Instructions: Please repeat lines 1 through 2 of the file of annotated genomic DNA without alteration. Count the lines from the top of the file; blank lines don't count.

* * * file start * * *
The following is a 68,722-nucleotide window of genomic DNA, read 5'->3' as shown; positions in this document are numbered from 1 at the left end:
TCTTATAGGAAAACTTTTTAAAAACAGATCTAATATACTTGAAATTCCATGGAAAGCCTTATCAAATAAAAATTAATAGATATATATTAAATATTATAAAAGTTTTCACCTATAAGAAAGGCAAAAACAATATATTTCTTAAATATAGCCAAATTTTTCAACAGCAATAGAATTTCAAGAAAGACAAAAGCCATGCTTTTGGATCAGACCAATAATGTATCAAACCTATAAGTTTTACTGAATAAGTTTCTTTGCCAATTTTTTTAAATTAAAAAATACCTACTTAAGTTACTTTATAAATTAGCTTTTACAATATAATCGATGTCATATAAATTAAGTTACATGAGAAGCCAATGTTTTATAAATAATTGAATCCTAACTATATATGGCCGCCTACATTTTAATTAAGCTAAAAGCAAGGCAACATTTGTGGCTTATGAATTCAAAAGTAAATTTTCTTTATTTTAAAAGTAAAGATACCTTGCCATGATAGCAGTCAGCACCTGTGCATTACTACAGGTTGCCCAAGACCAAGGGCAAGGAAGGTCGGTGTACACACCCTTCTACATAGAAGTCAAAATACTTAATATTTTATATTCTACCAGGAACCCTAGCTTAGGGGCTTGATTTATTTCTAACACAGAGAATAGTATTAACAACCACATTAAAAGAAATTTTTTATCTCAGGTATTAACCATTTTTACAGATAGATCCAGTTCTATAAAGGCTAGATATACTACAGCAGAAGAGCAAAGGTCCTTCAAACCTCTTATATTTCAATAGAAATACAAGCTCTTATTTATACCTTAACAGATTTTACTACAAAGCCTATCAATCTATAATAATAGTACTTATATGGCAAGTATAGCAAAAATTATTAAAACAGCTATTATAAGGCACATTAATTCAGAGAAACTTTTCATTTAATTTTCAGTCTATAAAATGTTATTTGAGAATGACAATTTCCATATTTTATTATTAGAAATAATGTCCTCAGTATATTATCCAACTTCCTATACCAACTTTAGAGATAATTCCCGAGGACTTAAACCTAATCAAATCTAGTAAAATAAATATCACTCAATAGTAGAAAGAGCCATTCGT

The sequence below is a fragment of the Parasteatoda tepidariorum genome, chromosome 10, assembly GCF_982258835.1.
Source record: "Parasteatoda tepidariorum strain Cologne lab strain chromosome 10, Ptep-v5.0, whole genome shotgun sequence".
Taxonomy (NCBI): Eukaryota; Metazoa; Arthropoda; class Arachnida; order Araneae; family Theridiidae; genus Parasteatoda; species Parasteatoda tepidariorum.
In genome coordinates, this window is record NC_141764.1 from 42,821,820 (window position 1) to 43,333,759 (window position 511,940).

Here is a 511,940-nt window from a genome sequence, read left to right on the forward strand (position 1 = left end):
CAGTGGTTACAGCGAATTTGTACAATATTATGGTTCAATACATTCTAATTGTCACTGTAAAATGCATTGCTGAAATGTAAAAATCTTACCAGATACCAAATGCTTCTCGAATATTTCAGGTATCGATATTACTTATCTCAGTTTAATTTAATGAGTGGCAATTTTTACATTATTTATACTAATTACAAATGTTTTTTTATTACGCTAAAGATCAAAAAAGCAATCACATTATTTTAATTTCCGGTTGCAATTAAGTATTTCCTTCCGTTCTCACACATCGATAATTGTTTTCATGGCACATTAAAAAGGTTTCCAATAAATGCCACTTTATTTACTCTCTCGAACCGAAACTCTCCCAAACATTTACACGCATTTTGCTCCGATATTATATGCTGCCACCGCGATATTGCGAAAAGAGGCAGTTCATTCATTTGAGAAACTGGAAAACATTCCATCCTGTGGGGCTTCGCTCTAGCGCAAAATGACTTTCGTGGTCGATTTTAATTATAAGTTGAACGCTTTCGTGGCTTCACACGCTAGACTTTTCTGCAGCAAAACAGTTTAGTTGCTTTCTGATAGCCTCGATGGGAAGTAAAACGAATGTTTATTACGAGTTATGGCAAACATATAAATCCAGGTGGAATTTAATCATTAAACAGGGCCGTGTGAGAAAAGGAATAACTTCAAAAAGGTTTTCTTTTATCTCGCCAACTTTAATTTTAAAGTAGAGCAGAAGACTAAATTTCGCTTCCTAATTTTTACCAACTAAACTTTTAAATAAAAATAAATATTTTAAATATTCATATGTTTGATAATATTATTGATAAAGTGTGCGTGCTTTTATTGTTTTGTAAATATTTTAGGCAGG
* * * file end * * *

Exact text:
The following is a 68,722-nucleotide window of genomic DNA, read 5'->3' as shown; positions in this document are numbered from 1 at the left end:
TCTTATAGGAAAACTTTTTAAAAACAGATCTAATATACTTGAAATTCCATGGAAAGCCTTATCAAATAAAAATTAATAGATATATATTAAATATTATAAAAGTTTTCACCTATAAGAAAGGCAAAAACAATATATTTCTTAAATATAGCCAAATTTTTCAACAGCAATAGAATTTCAAGAAAGACAAAAGCCATGCTTTTGGATCAGACCAATAATGTATCAAACCTATAAGTTTTACTGAATAAGTTTCTTTGCCAATTTTTTTAAATTAAAAAATACCTACTTAAGTTACTTTATAAATTAGCTTTTACAATATAATCGATGTCATATAAATTAAGTTACATGAGAAGCCAATGTTTTATAAATAATTGAATCCTAACTATATATGGCCGCCTACATTTTAATTAAGCTAAAAGCAAGGCAACATTTGTGGCTTATGAATTCAAAAGTAAATTTTCTTTATTTTAAAAGTAAAGATACCTTGCCATGATAGCAGTCAGCACCTGTGCATTACTACAGGTTGCCCAAGACCAAGGGCAAGGAAGGTCGGTGTACACACCCTTCTACATAGAAGTCAAAATACTTAATATTTTATATTCTACCAGGAACCCTAGCTTAGGGGCTTGATTTATTTCTAACACAGAGAATAGTATTAACAACCACATTAAAAGAAATTTTTTATCTCAGGTATTAACCATTTTTACAGATAGATCCAGTTCTATAAAGGCTAGATATACTACAGCAGAAGAGCAAAGGTCCTTCAAACCTCTTATATTTCAATAGAAATACAAGCTCTTATTTATACCTTAACAGATTTTACTACAAAGCCTATCAATCTATAATAATAGTACTTATATGGCAAGTATAGCAAAAATTATTAAAACAGCTATTATAAGGCACATTAATTCAGAGAAACTTTTCATTTAATTTTCAGTCTATAAAATGTTATTTGAGAATGACAATTTCCATATTTTATTATTAGAAATAATGTCCTCAGTATATTATCCAACTTCCTATACCAACTTTAGAGATAATTCCCGAGGACTTAAACCTAATCAAATCTAGTAAAATAAATATCACTCAATAGTAGAAAGAGCCATTCGT